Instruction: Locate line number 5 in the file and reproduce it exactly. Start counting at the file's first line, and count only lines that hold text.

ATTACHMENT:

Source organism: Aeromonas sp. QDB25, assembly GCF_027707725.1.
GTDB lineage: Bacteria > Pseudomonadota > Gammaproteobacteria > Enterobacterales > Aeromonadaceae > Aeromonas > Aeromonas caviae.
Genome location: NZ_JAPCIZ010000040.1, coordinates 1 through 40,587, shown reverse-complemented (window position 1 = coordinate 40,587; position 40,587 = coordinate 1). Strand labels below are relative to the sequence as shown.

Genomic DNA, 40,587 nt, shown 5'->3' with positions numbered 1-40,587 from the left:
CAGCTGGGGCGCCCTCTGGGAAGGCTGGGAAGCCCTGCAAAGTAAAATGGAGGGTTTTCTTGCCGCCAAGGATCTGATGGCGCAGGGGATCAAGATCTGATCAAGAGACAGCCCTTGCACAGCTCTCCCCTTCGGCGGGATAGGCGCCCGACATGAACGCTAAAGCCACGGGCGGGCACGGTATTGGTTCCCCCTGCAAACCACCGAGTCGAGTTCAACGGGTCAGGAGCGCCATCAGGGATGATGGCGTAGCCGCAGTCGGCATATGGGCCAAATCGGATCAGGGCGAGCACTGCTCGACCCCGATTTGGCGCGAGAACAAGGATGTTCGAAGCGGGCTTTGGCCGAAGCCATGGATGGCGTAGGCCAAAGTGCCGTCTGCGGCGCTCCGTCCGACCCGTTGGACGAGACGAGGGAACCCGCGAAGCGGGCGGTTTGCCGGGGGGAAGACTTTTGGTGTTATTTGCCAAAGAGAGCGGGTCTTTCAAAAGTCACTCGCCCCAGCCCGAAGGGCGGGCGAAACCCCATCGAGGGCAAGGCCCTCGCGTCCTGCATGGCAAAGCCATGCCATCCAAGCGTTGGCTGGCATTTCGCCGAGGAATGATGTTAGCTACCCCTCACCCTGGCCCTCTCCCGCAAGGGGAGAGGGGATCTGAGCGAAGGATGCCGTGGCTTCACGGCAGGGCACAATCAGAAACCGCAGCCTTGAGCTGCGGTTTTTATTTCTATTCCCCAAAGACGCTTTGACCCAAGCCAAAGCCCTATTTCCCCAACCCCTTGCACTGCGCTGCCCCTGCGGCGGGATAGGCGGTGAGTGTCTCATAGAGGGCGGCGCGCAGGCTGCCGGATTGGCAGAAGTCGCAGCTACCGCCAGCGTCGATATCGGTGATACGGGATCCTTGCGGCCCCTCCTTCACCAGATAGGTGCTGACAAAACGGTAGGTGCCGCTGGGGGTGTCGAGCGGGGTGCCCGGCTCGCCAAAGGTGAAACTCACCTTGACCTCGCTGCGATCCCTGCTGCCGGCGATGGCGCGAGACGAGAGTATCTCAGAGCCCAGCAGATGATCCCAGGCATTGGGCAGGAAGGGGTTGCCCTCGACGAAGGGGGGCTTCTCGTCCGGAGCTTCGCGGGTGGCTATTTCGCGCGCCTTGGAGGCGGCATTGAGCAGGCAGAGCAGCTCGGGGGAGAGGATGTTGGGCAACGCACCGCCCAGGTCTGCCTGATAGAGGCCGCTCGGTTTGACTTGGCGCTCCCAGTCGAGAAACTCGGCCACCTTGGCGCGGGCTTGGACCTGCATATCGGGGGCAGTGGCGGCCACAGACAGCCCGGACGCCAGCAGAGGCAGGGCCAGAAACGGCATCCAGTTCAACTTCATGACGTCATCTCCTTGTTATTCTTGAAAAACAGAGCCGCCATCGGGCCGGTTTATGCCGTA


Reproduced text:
CAGCTGGGGCGCCCTCTGGGAAGGCTGGGAAGCCCTGCAAAGTAAAATGGAGGGTTTTCTTGCCGCCAAGGATCTGATGGCGCAGGGGATCAAGATCTGATCAAGAGACAGCCCTTGCACAGCTCTCCCCTTCGGCGGGATAGGCGCCCGACATGAACGCTAAAGCCACGGGCGGGCACGGTATTGGTTCCCCCTGCAAACCACCGAGTCGAGTTCAACGGGTCAGGAGCGCCATCAGGGATGATGGCGTAGCCGCAGTCGGCATATGGGCCAAATCGGATCAGGGCGAGCACTGCTCGACCCCGATTTGGCGCGAGAACAAGGATGTTCGAAGCGGGCTTTGGCCGAAGCCATGGATGGCGTAGGCCAAAGTGCCGTCTGCGGCGCTCCGTCCGACCCGTTGGACGAGACGAGGGAACCCGCGAAGCGGGCGGTTTGCCGGGGGGAAGACTTTTGGTGTTATTTGCCAAAGAGAGCGGGTCTTTCAAAAGTCACTCGCCCCAGCCCGAAGGGCGGGCGAAACCCCATCGAGGGCAAGGCCCTCGCGTCCTGCATGGCAAAGCCATGCCATCCAAGCGTTGGCTGGCATTTCGCCGAGGAATGATGTTAGCTACCCCTCACCCTGGCCCTCTCCCGCAAGGGGAGAGGGGATCTGAGCGAAGGATGCCGTGGCTTCACGGCAGGGCACAATCAGAAACCGCAGCCTTGAGCTGCGGTTTTTATTTCTATTCCCCAAAGACGCTTTGACCCAAGCCAAAGCCCTATTTCCCCAACCCCTTGCACTGCGCTGCCCCTGCGGCGGGATAGGCGGTGAGTGTCTCATAGAGGGCGGCGCGCAGGCTGCCGGATTGGCAGAAGTCGCAGCTACCGCCAGCGTCGATATCGGTGATACGGGATCCTTGCGGCCCCTCCTTCACCAGATAGGTGCTGACAAAACGGTAGGTGCCGCTGGGGGTGTCGAGCGGGGTGCCCGGCTCGCCAAAGGTGAAACTCACCTTGACCTCGCTGCGATCCCTGCTGCCGGCGATGGCGCGAGACGAGAGTATCTCAGAGCCCAGCAGATGATCCCAGGCATTGGGCAGGAAGGGGTTGCCCTCGACGAAGGGGGGCTTCTCGTCCGGAGCTTCGCGGGTGGCTATTTCGCGCGCCTTGGAGGCGGCATTGAGCAGGCAGAGCAGCTCGGGGGAGAGGATGTTGGGCAACGCACCGCCCAGGTCTGCCTGATAGAGGCCGCTCGGTTTGACTTGGCGCTCCCAGTCGAGAAACTCGGCCACCTTGGCGCGGGCTTGGACCTGCATATCGGGGGCAGTGGCGGCCACAGACAGCCCGGACGCCAGCAGAGGCAGGGCCAGAAACGGCATCCAGTTCAACTTCATGACGTCATCTCCTTGTTATTCTTGAAAAACAGAGCCGCCATCGGGCCGGTTTATGCCGTA